DXC London Innovation Centre takes on business challenges with teamwork and emerging tech


A conversation with Sukhi Gill about meeting the challenge of turning digital transformation ideas into reality

Two years ago DXC launched our London Innovation Centre, a collaborative environment that brings together DXC employees, customers and partners to transform and accelerate innovative solutions in a rapidly changing digital era. Since that time, the Innovation Centre has used emerging digital technologies to solve several challenges across multiple industries, including automotive, manufacturing and public sector.

In this Q&A, Sukhi Gill, vice president and CTO for DXC EMEA, the Middle East and Africa, and a DXC Fellow, discusses how the Innovation Centre is helping business leaders steer their organizations through digital transformations.

Q: What makes the Innovation Centre unique?

A: Our focus on end user needs and understanding the industry business context predominates in the Innovation Centre. Our customers are identifying and prioritizing ideas predominately by collaborating, co-innovating and co-creating with us, and partner and startup ecosystems. We understand that developing complex innovation cannot be done by one or two companies alone. Bringing in ideas and technologies from expert organizations – such as the 50 partners we work with and customers’ own partners – is key to developing innovative solutions. Where needed, we also work with our direct competitors to create business outcomes for clients.

The other critical ingredients we believe are necessary to teams innovating is to think differently about shaping digital journeys, ideating for end users and business outcomes, and turning ideas into reality.

As the Innovation Centre focuses on the end user, it is inherently people centric. We consider culture and develop culture canvases and engage DXC leaders in areas such as digital anthropology.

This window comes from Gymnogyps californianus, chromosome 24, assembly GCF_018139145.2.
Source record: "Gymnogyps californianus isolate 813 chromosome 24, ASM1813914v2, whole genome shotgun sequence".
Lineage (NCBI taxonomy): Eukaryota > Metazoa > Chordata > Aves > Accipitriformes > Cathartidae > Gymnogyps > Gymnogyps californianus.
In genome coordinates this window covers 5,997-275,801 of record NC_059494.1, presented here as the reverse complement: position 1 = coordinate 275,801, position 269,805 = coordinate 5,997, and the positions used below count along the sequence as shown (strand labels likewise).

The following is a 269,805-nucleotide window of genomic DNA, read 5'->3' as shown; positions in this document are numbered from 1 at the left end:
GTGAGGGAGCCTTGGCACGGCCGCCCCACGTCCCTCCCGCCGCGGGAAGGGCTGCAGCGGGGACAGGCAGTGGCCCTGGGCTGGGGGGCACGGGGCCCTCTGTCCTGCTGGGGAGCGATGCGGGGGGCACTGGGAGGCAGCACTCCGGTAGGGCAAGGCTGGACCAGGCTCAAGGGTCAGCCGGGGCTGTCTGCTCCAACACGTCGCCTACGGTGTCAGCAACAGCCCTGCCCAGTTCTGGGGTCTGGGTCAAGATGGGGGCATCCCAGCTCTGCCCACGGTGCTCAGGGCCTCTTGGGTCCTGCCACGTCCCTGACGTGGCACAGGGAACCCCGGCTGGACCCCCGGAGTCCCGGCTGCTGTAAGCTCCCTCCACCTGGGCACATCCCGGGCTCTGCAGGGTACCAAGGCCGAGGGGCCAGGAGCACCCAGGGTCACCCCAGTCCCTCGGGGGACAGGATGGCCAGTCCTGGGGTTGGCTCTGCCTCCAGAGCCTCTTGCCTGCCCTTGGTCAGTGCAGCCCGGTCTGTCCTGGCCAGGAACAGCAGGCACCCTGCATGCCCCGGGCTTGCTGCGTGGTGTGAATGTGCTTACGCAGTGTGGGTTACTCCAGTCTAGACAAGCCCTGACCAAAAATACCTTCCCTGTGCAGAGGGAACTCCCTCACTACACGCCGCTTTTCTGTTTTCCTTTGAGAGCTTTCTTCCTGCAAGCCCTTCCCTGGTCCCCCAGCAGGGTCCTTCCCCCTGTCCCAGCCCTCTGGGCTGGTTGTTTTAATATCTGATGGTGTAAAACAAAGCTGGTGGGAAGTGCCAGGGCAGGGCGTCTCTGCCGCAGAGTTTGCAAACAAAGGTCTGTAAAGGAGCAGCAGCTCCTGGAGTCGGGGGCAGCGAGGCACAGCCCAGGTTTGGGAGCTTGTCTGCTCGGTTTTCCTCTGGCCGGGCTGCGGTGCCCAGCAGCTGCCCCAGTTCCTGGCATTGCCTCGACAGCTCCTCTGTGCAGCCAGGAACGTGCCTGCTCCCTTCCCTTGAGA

Q: Can you outline the process for “turning ideas into reality”?

A: We explore the customer’s business challenges and desires, and if we can identify existing capability, solution components or even closest-fit solutions, we will explore applying these to solve those challenges. If we don’t have something that is reusable, then we co-develop an end-to-end solution.

Our prime principle is to experiment, learn and fail fast and we do this by developing wireframes and proofs of value, then an alpha solution, and next a minimum viable product (MVP). Throughout we use agile principles and, in the latest stages, approaches such as DevSecOps.

Our core competencies and investments in capabilities like analytics, application development, security, cloud and IT modernization enable rapid progression to scaled, enterprise-grade, secure and globally available customer solutions. Cloud and mobility are assumed base lines to any solution we demonstrate, but key technology disruptors like AI and ML, conversational Interfaces, virtual reality, IoT and robotics are showcased, too.

We have invested in over 50 proofs of value enabled through new and emerging technology that in several cases have moved to full-scale implementations. What is also important to getting to a successful end result for specific challenges are any of the more than 30 approaches we use, which include business value frameworks, buildathons, and Wardley mapping.


Q: What are some challenges the Innovation Centre has solved for customers?

A: Some examples include developing a Digital Twin of a train station to manage day-to-day operations; helping a police force improve crime scene investigation using a virtual reality environment; and developing a Smart Factory that improves operational equipment effectiveness using IoT, automation, cloud and data solutions.

Our smart factory solution started off as a client request for an IoT-based smart factory. We developed a proof of concept and refined this into a scalable solution. We have now implemented this over several sites and are deploying this for several other customers.

We also have had the pleasure of working with Dr. Peter Scott Morgan, who is suffering from Motor Neurone Disease (MND). Our work is helping to integrate the key technologies that provide his survival systems and his ability to communicate through eye movement. We have also developed AI that helps him develop artwork through the same eye movements and this is being integrated into a virtual reality headset.


Q: What feedback do you get from customers?

A: Overall, customers find the Innovation Centre is helping them navigate their complex business challenges. It has helped them develop new business models, create new user journeys and apply the latest technologies to create business outcomes. Many of our customers have asked us to help them develop collaborative, problem-solving ways of working in their own organizations.

Importantly, our demonstrations have helped them understand the art of the possible with technology.



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